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Winners of BAWP 2021 recognised at ceremony

An 84-year-old police volunteer, a hate crime officer and a public order commander were among the winners of last night’s awards.

The Metropolitan Police stole the show with almost half of officers and staff crowned winners at the annual British Association of Women in Policing (BAWP) Awards coming from the force.

At a ceremony in Gloucestershire last night (19 October), Elizabeth Virgo, Metropolitan Police and PC Helen Lacey, North Wales Police came top in the Police Volunteer award.

84-year-old “inspiring” Ms Virgo is chair of the Westminster Independent Advisory Group and has advised numerous commanders through several change programmes policy changes and critical incidents.

Met PC Tara Duffy won the award for Community Service for her role as both the South East BCU Faith Engagement officer and Hate Crime Coordination officer.

PC Duffy “went above and beyond her duty” by maintaining existing links throughout the pandemic, holding regular zoom meetings with local faith leaders and continuing socially distanced visits to venues.

Met Chief Superintendent Karen Findley took home the Leadership award.

C/Supt Findley led the operational response to the London Bridge attack, managed and delivered the 2019 State visit of President Donald Trump and “delivered a successful policing plan” for Extinction Rebellion’s Autumn protests in London.

She was described “at the forefront of driving female representation within public order policing”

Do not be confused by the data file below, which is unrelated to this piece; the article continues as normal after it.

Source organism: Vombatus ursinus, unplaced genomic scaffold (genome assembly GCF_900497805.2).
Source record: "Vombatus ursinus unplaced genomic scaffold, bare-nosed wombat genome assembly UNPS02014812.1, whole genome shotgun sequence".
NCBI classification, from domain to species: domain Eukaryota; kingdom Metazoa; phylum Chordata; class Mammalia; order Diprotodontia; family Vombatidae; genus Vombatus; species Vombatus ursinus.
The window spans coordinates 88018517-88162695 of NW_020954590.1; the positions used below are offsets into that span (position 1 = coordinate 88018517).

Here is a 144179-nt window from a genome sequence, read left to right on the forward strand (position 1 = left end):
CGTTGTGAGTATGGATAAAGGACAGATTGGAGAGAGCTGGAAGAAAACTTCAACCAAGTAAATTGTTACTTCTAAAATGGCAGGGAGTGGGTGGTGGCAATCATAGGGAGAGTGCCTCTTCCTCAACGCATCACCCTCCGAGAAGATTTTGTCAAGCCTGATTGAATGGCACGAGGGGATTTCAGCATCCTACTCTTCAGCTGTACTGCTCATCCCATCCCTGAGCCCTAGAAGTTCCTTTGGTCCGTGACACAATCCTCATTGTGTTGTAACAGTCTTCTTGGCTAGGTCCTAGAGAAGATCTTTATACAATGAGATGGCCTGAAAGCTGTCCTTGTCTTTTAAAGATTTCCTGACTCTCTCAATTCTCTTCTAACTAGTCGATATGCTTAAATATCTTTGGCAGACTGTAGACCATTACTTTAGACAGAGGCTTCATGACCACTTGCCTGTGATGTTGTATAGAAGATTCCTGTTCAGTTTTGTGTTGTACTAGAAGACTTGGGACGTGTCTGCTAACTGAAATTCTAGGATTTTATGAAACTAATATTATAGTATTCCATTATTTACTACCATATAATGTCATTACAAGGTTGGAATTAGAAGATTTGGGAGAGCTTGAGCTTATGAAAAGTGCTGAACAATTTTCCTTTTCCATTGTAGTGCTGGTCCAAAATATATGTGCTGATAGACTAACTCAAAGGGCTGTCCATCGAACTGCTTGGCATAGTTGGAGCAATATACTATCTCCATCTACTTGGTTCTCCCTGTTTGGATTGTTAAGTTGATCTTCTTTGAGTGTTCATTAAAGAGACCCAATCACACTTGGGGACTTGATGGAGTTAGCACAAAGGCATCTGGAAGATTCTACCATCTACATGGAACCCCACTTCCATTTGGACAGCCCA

Other winners included:

PC Sarah Crawford, Gloucestershire Police – Bravery

Superintendent Michaela Kerr, West Midlands Police (Seconded to Metropolitan Police) and Michelle Foster, Northumbria Police – Coaching and Mentoring

PC Alice Hammick-Smith, Metropolitan Police - Excellence in Performance

Detective Chief Superintendent Tara McGovern, Metropolitan Police – Inspirational Award

Supertintendent Vicky Washington, Metropolitan Police - Lifetime Achievement

DC Lindsay Wallace, Police Scotland - Police Officer of the Year

Emma Henshaw, South East Regional Organised Crime Unit – Police Staff member of the Year

Chief Inspector Alison Woods, Merseyside Police – Special Recognition

In an after dinner speech Martin Hewitt, National Police Chiefs’ Council chair, said: “We collectively as a service have got to provide better output if we're going to rebuild people's trust in how we deal with violence against women and girls.”

He said the service should not accept the situation where if someone’s son and daughter decided to be a police officer, their son might have “more career opportunities than the other based simply on the fact one is a boy”.

“I'm not saying to anybody that you need to be flag waving and shouting, but what I really do think is all of us need to be really challenging to make sure that the way we're doing things is the way they ought to be. Because we have got to get to a place where it is better where everyone can come to work and be themselves and can move on based on their talent and their efforts regardless of any other characteristic.”

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